Patterns of DNA

Differences Mapped

Scientists have mapped patterns of tiny DNA differences that distinguish one person from another, an achievement that will help researchers find genes that promote common illnesses such as heart disease and diabetes.

The map represents "a real sea change in how we study the genetics of disease," said David Altshuler, a leader of the project, which included more than 200 researchers from six nations.

Scientists want to find disease-related genes as a means for diagnosis, prediction and developing treatments. Such genes give clues to the biological underpinnings of disease, and so suggest strategies for developing therapies.

Genes that predispose people to common disorders -- heart disease, cancer, diabetes, asthma and others -- are hard to find. But the new "HapMap" -- taken from the genetics term "haplotype" -- opens the door to launching comprehensive searches through the human DNA for those genes, said Altshuler, who works at the Broad Institute of the Massachusetts Institute of Technology and Harvard.

Screening Pares Deaths

As Much as Therapy

Routine screening mammograms contribute just as much as hormone therapy and chemotherapy in slowing the rate of death from breast cancer, a study shows.

The study, based on seven statistical analyses by 43 researchers, found that screening as practiced in the United States reduced the rate of death from breast cancer by 7 percent to 23 percent, depending on the analysis. The study is published today in the New England Journal of Medicine.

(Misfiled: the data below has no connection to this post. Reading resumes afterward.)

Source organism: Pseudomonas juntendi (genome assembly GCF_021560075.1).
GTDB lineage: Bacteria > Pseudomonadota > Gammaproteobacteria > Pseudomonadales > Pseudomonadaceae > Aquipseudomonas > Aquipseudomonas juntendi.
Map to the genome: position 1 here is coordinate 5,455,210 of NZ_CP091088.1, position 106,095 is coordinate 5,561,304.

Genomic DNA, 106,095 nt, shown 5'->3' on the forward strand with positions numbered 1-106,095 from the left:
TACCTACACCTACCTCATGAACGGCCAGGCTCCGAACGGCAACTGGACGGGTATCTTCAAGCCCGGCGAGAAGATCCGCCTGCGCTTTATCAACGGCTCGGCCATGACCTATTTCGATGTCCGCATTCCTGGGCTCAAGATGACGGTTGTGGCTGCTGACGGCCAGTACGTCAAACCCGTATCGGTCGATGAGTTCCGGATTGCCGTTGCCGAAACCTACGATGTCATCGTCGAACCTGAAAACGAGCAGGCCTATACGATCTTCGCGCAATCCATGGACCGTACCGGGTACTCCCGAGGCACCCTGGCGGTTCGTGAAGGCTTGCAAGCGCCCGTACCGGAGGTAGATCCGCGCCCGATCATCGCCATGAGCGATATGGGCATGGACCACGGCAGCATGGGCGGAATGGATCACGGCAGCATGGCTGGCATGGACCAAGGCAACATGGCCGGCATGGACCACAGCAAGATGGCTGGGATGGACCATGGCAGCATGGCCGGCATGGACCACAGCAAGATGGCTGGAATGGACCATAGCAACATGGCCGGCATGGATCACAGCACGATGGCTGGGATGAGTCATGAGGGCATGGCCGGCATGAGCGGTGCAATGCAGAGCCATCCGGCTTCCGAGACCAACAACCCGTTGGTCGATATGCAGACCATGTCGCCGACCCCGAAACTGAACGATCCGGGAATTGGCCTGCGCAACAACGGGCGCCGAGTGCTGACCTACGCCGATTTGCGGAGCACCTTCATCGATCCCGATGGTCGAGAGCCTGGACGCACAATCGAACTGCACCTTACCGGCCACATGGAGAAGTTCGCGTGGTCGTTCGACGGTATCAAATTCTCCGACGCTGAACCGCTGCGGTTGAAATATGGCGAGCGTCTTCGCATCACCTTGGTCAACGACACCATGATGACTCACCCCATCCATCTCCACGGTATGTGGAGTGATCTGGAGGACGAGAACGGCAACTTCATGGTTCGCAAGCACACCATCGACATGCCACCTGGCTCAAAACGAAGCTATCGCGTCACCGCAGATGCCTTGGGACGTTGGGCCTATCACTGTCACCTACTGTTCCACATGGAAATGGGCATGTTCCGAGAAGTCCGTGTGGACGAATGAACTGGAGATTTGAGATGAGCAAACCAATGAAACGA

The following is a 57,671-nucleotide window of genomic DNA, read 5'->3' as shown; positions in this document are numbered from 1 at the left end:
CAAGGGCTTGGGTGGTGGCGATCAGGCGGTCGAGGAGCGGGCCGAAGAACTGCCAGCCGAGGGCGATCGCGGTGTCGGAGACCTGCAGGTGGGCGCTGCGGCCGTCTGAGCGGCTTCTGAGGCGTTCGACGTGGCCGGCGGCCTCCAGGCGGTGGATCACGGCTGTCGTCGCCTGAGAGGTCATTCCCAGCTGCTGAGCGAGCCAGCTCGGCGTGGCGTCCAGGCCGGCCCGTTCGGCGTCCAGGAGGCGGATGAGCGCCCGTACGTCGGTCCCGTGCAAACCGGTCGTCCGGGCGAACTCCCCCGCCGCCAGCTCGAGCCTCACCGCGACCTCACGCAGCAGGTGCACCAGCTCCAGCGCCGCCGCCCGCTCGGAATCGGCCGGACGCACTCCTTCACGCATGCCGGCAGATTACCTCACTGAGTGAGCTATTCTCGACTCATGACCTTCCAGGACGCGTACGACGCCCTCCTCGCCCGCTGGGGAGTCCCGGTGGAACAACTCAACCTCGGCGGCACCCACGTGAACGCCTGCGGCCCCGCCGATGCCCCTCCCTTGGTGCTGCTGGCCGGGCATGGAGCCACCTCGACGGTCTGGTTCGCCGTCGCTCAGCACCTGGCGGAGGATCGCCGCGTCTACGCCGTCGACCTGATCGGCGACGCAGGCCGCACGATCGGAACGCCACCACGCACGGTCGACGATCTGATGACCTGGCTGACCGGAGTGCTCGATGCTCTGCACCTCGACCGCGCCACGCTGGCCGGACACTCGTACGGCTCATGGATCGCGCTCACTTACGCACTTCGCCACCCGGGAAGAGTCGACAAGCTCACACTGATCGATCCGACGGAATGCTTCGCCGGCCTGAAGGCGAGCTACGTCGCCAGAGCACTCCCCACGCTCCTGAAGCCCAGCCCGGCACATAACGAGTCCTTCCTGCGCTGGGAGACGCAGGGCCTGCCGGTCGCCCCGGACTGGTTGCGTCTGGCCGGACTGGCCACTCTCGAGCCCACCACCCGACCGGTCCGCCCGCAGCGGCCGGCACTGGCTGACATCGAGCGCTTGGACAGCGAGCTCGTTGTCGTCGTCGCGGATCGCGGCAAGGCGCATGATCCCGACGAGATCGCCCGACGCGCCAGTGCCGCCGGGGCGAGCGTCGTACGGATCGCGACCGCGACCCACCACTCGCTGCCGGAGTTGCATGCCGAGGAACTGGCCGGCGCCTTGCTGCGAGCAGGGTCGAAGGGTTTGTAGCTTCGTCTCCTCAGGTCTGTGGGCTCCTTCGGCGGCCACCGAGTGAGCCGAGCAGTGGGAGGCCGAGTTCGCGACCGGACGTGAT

Chemotherapy and hormone therapy such as tamoxifen reduced the death rate by 12 percent to 21 percent, according to the study led by Donald Berry of the University of Texas M.D. Anderson Cancer Center in Houston. A combination of screening and other therapy reduced the death rate by an estimated 25 percent to 38 percent.

Study Cites Doctor Loss

From Poorest Countries

Doctors from the world's poorest countries are leaving to pursue jobs in richer nations, draining much of the developing world of critical medical care, a study says.

Sixty percent of international medical graduates in the United States come from poorer countries, researchers at George Washington University found. The rate was 75 percent in Britain, 43 percent in Canada and 40 percent in Australia, the study published in the New England Journal of Medicine said.

"Nine of the 20 countries with the highest emigration factors are in sub-Saharan Africa or the Caribbean," said lead researcher Fitzhugh Mullan.

U.S. Diabetes Cases

Rise by 14 Percent

Almost 21 million Americans have diabetes, a 14 percent jump from two years ago, according to a report by the U.S. Centers for Disease Control and Prevention.

Seven percent of the U.S. population has diabetes, and as many as a third have not yet been diagnosed, the Atlanta-based health agency said. An increase in Type 2 diabetes drove the number of people with the disease up from 18.2 million, or 6.3 percent of the population, in 2003, the CDC said.

Diabetes is the sixth-leading cause of death in the United States, the CDC said.

-- From News Services